Professor Saera Khan

Saera Khan



Saera Khan is a social psychologist who received her PhD at Washington University in St. Louis. Her research explores the social cognitive processes involved in the reliance of stereotypes for judgment and the consequences of these prejudicial judgments for stigmatized groups. She also studies the role of identity and culture in the formation of moral judgments. She teaches Psychology Practicum, Social Psychology, and Advanced Research Methods.

Research Areas

  • Social Psychology
  • Social Cognition
  • Stereotypes and Prejudice
  • Moral Psychology


  • Co-Chair, Psychology
  • Co-Director, Center for Research, Artistic, and Scholarly Excellence (CRASE, 2015-2020)
  • Co-Editor, Journal of Interdisciplinary Perspectives and Scholarship
  • Member, USF Mission Council
  • Member, USF Interfaith Literacy and Leadership
  • Member, Athletic Oversight Board

Selected Publications

  • Cheung-Blunden, V. & Khan, S. (2018). A Modified Peer Rating System to Recognize Rating Skill as a Learning Outcome. Assessment & Evaluation in Higher Education, 43(1), 58-67.

  • Khan, S.R. (2017). Confronting complex multiracial realities: The daily life of multiracial Americans. Psychology Today. 

  • Khan, S.R., & *Stagnaro, M.N. (2015). The influence of multiple group identities on moral foundations, Ethics and Behavior.

  • Khan, S.R., *Dang, T.P., & *Mack, A. (2014). The influence of instructions to correct for bias on social judgments. Basic and Applied Social Psychology, 36, 553-562.

  • Khan, S.R. (2014). Post 9-11: The impact of stigma for Muslim Americans. Peace and Conflict: Journal of Peace Psychology, 20, 4, 580-582.

  • Khan, S.R., *Banda, T., & *Stagnaro, M. N. (2012). Stereotyping from the perspective of perceivers and targets. Online Readings in Psychology and Culture, 5(1), 3-10.

  • Khan, S.R. (2011). Classical and current research and success in stereotype reduction interventions. The Psychology Diversity E-nitiative Project: Enhancing Diversity in Psychology and the Social Sciences through Podcasts and Web-based Videos (podcast recorded June, 2011).

  • Lemm, K. M., Lane, K. A., Sattler, D. N., Khan, S.R., & Nosek, B. A. (2008). Assessing implicit cognitions with a paper-format Implicit Association Test. In T. G. Morrison & M. A. Morrison (Eds.), The psychology of modern prejudice. (pp. 123-146). Hauppauge, NY: Nova Science Publishers.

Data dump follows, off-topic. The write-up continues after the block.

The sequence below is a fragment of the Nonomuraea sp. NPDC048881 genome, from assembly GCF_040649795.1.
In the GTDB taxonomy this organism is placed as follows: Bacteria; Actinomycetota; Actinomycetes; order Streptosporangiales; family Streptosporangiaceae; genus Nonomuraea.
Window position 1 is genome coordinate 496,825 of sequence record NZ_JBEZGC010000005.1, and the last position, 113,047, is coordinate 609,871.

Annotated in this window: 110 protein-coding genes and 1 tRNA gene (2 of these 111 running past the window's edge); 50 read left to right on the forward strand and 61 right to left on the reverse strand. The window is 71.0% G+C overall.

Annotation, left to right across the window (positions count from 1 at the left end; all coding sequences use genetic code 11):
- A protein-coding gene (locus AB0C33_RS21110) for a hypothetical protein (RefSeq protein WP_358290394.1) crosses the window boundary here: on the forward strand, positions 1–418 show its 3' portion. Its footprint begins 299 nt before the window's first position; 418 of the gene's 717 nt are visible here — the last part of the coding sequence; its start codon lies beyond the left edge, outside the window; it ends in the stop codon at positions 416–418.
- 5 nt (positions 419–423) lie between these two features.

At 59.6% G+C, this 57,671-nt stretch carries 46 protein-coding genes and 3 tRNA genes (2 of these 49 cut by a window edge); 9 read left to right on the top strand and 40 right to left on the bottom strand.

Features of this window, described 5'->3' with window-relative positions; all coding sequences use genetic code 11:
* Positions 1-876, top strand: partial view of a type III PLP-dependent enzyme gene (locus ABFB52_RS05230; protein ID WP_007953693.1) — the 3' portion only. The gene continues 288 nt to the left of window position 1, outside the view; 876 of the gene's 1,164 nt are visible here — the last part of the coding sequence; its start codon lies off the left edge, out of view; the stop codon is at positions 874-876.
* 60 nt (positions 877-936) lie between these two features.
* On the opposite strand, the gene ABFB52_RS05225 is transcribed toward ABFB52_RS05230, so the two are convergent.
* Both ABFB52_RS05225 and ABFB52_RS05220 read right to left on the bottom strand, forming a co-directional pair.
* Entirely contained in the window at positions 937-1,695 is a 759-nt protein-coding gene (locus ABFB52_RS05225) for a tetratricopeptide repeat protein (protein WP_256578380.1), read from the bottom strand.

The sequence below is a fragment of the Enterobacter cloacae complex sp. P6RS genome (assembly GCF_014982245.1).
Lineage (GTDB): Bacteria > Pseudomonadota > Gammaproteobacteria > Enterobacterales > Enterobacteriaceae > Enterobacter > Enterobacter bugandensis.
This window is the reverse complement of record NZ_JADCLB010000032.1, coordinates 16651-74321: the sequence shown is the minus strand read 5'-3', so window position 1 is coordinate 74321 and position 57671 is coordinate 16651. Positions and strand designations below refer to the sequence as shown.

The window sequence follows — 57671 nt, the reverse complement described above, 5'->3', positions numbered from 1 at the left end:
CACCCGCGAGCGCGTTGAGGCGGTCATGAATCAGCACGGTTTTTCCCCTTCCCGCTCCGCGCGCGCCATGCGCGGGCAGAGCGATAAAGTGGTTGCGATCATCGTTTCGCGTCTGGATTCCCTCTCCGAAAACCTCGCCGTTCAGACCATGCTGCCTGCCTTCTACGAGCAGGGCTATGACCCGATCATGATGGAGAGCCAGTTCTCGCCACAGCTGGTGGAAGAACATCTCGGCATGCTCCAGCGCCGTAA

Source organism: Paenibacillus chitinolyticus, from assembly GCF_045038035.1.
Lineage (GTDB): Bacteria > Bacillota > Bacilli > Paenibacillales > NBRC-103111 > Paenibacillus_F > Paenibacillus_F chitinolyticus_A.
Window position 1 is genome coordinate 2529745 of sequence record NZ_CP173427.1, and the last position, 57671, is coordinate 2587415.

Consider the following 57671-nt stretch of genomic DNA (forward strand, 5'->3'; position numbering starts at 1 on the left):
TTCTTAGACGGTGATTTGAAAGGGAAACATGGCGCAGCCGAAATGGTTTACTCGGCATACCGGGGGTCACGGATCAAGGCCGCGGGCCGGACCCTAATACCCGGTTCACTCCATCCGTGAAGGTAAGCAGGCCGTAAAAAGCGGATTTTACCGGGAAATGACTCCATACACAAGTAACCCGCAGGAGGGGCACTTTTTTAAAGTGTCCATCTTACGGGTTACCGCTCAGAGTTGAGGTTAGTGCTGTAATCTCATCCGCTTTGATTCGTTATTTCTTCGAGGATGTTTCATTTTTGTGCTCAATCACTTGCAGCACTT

• Khan, S.R., & *Samarina, V. (2007). Encyclopedia entry for Realistic Conflict Theory in Encyclopedia of Social Psychology, Sage, CA.

  • Khan, S.R., Byrne, C.A., Livesay, K. (2005). The influence of sexual assault and fear of crime on judgments of rational discrimination. Journal of Social and Clinical Psychology, 24, 963-980.

  • Lambert, A.J., Payne, K.B., Jacoby, L. L., Shaffer, L.M., Chasteen, A.L., & Khan, S.R. (2003). Stereotypes as dominant responses: On the “Social Facilitation” of prejudice in anticipated public contexts. Journal of Personality and Social Psychology, 84, 277-295.

  • Khan, S.R. (2003). Implicit attitudes and stereotyping. Invited submission for the Ethnic Minority Handbook in Psychology (APA, Div. 45), pp. 291-306.

  • Khan, S. R. (2002). Stereotyping from the perspective of perceivers and targets. In W. J. Lonner, D. L. Dinnel, S. A. Hayes, & D. N. Sattler (Eds.), Online Readings in Psychology and Culture (Unit 15, Chapter 3), (, Center for Cross-Cultural Research, Western Washington University, Bellingham, Washington USA.

  • Khan, S.R., & Lambert, A.J. (2001). Perceptions of “rational discrimination”: When do people attempt to justify race-based prejudice? Basic and Applied Social Psychology, 23, 43-54.

  • Jeffe, D.B., Khan, S.R., Meredith, K.L., Schlesinger, A., Fraser, V.J., & Mundy, L.M. (2000). Disclosure of HIV status to medical providers: differences by gender, race, and immune function. Public Health Reports, 115 (1), 38-45.

  • Khan, S.R. (1999). Teaching an undergraduate course on the psychology of racism. Teaching of Psychology, 6, 28-33.

  • Lambert, A.J., Chasteen, A.L., Khan, S.R., & Manier, J. (1998). Rethinking our assumptions about stereotype inhibition: Do we need to correct our theories about correction? In R. S. Wyer (Ed) Advances in Social Cognition (11) Hillsdale, NJ: Erlbaum.

  • Khan, S.R., & Lambert, A.J. (1998). Ingroup favoritism versus black sheep effects in observations of informal conversations. Basic and Applied Social Psychology, 20, 263-269.

  • Lambert, A.J., Khan, S.R., Lickel, B., & Fricke, K. (1997). Mood and the correction of positive vs. negative stereotypes. Journal of Personality and Social Psychology, 72, 1002-1016.

  • Khan, S.R. (1997). Teaching tips for graduate student teaching assistants. TA Teaching Tips. (pp. 4 & 8). Invited submission for university handbook. Washington University Graduate School of Arts and Sciences.


  • (2017) Time to Break the Silence: Resisting Islamophobia in the Trump Era. Symposium co-organized at University of San Francisco.
  • (2016) “Know your mind: Implicit and explicit bias.” Invited talk given at Open DNS/Cisco Technologies.
  • (2014) "Family House and our Students’ Service", USF
  • (2014) "Sports Fans and Violence" USA Today
  • (2013) "Sports Fans and Violence" KMOV TV
  • (2011). Classical and Current Research and Success in Stereotype Reduction Interventions. The Psychology Diversity E-nitiative Project: Enhancing Diversity in Psychology and the Social Sciences through Podcasts and Web-based Videos (podcast recorded June 2011).
  • (2010). Controversial Methods and Topics in Teaching Psychology. Symposium organizer at the Annual Teaching of Psychology Conference, Atlanta, GA.